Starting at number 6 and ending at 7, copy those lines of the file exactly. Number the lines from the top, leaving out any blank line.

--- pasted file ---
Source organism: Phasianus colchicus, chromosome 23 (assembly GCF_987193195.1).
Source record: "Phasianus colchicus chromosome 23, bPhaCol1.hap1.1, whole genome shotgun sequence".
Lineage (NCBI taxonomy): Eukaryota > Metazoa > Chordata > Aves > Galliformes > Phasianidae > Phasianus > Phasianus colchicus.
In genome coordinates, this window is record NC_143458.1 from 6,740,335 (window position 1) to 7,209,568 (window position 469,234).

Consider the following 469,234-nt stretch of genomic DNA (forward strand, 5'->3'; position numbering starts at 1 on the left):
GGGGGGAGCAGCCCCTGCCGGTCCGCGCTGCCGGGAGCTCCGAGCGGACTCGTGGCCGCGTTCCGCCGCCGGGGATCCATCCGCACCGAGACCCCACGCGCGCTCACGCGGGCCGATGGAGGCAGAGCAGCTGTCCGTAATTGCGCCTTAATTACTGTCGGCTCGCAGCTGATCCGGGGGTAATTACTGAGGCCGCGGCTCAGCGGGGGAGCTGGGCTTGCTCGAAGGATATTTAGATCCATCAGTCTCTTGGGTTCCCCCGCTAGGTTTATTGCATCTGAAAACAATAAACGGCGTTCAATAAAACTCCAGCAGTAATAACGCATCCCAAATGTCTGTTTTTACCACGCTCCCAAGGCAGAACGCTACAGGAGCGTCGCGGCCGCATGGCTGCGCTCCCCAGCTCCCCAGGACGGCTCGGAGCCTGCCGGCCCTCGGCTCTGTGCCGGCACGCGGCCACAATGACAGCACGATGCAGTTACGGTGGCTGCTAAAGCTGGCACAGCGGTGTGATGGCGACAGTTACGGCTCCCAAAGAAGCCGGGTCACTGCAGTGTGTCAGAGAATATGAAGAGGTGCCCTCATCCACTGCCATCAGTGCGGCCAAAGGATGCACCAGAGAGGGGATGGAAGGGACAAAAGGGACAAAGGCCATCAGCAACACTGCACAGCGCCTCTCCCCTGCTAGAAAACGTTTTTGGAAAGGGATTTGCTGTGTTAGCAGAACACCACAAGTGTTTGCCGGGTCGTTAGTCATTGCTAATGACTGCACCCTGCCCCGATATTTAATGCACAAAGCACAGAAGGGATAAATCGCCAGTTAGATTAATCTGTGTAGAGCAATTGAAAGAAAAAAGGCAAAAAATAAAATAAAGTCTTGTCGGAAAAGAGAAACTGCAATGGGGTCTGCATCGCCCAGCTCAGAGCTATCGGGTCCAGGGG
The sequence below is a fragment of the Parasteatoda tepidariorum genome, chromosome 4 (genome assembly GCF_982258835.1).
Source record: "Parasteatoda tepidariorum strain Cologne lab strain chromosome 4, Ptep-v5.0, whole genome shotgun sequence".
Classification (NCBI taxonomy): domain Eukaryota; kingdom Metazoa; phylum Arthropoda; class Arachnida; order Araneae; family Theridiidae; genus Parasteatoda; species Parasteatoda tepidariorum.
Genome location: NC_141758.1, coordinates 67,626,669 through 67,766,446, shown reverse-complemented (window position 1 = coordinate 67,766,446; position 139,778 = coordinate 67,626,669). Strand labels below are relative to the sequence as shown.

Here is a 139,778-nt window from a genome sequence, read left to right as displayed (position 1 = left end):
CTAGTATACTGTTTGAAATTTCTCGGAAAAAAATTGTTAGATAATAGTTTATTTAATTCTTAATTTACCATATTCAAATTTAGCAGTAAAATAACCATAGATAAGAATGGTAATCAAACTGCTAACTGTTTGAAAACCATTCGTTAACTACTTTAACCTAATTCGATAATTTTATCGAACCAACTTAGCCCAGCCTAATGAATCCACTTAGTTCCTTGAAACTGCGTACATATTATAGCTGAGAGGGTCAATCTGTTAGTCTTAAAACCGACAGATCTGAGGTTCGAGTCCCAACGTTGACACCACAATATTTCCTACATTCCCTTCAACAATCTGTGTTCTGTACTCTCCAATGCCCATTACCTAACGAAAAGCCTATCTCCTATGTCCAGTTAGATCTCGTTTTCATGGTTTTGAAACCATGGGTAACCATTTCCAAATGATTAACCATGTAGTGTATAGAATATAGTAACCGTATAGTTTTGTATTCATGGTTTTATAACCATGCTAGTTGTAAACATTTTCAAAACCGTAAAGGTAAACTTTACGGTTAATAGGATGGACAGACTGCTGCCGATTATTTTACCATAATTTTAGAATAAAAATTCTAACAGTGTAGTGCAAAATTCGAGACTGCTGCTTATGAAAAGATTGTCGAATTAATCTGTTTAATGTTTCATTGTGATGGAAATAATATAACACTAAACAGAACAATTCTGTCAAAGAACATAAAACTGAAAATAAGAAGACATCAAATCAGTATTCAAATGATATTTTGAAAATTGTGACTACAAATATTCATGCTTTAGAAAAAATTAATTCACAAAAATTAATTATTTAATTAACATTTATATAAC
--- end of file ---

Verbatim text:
GGGGGGAGCAGCCCCTGCCGGTCCGCGCTGCCGGGAGCTCCGAGCGGACTCGTGGCCGCGTTCCGCCGCCGGGGATCCATCCGCACCGAGACCCCACGCGCGCTCACGCGGGCCGATGGAGGCAGAGCAGCTGTCCGTAATTGCGCCTTAATTACTGTCGGCTCGCAGCTGATCCGGGGGTAATTACTGAGGCCGCGGCTCAGCGGGGGAGCTGGGCTTGCTCGAAGGATATTTAGATCCATCAGTCTCTTGGGTTCCCCCGCTAGGTTTATTGCATCTGAAAACAATAAACGGCGTTCAATAAAACTCCAGCAGTAATAACGCATCCCAAATGTCTGTTTTTACCACGCTCCCAAGGCAGAACGCTACAGGAGCGTCGCGGCCGCATGGCTGCGCTCCCCAGCTCCCCAGGACGGCTCGGAGCCTGCCGGCCCTCGGCTCTGTGCCGGCACGCGGCCACAATGACAGCACGATGCAGTTACGGTGGCTGCTAAAGCTGGCACAGCGGTGTGATGGCGACAGTTACGGCTCCCAAAGAAGCCGGGTCACTGCAGTGTGTCAGAGAATATGAAGAGGTGCCCTCATCCACTGCCATCAGTGCGGCCAAAGGATGCACCAGAGAGGGGATGGAAGGGACAAAAGGGACAAAGGCCATCAGCAACACTGCACAGCGCCTCTCCCCTGCTAGAAAACGTTTTTGGAAAGGGATTTGCTGTGTTAGCAGAACACCACAAGTGTTTGCCGGGTCGTTAGTCATTGCTAATGACTGCACCCTGCCCCGATATTTAATGCACAAAGCACAGAAGGGATAAATCGCCAGTTAGATTAATCTGTGTAGAGCAATTGAAAGAAAAAAGGCAAAAAATAAAATAAAGTCTTGTCGGAAAAGAGAAACTGCAATGGGGTCTGCATCGCCCAGCTCAGAGCTATCGGGTCCAGGGG
The sequence below is a fragment of the Parasteatoda tepidariorum genome, chromosome 4 (genome assembly GCF_982258835.1).